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July 6, 1907


Author Affiliations

Professor of Ophthalmology in the University of Michigan. ANN ARBOR, MICH.

JAMA. 1907;XLIX(1):17-19. doi:10.1001/jama.1907.25320010017002d

Cases of neurofibromata (pseudo-neuromata, solitary neuromata) of the orbit are extremely rare, there being but two cases on record. Of these, one reported by Tersch1 involved the lachrymal branch, and one reported by Marchetti2 the infraorbital branch of the fifth nerve.

The ophthalmic division of the fifth nerve has been involved in multiple neuromata, and Bietti3 has described amputation neuromata of the ciliary nerves after optic-ciliary-neurotomy. Houel4 has described small tumors of the third, fourth, nasal and frontal branches of the fifth nerve, found postmortem, which had never caused clinical symptoms.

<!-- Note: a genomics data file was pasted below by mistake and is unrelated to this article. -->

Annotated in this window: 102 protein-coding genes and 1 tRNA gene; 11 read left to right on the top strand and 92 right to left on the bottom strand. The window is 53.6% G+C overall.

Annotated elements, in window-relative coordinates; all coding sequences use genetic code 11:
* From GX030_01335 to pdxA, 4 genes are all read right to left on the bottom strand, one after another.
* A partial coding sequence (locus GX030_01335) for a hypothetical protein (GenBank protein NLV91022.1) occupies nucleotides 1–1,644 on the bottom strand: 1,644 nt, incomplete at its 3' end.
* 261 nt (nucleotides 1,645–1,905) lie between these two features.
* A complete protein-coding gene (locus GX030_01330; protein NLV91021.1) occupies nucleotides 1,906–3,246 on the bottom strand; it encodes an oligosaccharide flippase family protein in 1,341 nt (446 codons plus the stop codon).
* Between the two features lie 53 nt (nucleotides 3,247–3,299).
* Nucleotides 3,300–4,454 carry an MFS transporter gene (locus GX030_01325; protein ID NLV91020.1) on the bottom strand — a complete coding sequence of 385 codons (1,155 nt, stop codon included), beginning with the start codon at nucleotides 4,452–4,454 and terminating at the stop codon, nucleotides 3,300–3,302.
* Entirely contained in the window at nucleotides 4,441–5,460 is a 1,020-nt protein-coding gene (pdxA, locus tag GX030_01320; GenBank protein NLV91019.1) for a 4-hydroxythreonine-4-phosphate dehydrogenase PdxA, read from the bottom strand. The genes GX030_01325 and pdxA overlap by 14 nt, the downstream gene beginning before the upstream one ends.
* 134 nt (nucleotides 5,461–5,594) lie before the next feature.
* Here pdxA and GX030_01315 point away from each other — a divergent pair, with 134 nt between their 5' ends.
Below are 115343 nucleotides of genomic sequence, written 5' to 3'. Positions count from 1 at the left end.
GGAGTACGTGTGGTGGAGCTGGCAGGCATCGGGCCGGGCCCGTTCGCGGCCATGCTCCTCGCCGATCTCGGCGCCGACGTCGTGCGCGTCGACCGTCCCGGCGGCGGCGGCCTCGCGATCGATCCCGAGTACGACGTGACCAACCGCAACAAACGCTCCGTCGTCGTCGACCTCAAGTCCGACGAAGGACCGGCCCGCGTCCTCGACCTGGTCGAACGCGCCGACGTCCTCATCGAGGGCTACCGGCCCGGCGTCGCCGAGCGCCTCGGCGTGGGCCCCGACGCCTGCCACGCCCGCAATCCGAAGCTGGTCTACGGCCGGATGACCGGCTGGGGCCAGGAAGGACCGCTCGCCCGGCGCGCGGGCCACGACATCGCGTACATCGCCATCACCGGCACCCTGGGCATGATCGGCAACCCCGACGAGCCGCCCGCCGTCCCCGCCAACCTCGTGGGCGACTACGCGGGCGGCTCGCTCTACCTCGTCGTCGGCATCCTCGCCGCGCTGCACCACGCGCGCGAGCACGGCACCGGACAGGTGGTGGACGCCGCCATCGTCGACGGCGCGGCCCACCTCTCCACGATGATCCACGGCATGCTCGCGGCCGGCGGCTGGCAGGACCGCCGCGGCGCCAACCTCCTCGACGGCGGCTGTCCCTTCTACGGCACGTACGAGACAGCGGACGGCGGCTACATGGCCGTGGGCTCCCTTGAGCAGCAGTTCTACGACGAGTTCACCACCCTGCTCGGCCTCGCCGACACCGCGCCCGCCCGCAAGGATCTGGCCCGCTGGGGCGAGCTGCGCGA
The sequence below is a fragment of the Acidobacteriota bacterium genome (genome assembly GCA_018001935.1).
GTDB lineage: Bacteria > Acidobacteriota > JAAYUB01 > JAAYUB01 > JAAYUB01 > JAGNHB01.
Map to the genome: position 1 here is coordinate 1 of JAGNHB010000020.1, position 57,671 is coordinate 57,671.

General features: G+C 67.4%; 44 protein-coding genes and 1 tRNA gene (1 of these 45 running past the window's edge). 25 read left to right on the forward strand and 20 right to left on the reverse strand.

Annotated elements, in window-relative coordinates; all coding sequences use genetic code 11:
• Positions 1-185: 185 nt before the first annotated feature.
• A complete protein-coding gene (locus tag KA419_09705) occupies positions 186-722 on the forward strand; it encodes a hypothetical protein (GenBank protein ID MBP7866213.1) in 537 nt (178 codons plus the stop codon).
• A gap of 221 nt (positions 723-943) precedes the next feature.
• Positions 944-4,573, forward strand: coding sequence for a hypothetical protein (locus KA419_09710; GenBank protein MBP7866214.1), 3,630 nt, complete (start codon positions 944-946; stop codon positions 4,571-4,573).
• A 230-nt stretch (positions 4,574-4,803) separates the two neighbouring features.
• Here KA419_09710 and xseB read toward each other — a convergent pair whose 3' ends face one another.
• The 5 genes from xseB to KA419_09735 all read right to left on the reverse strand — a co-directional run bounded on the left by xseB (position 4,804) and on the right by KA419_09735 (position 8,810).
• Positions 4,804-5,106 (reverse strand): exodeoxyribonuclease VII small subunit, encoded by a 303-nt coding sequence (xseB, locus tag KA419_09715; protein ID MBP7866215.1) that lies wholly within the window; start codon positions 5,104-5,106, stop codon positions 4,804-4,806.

The extreme rarity of neurofibromata is shown by the following statement of Tersch: "A solitary neuroma is altogether a rare tumor and its location in the orbit appears at least a curiosity;" and of Marchetti, who, after eliminating the plexiform neuromata as described by Billroth and others, says: "The exposition of the case shows its

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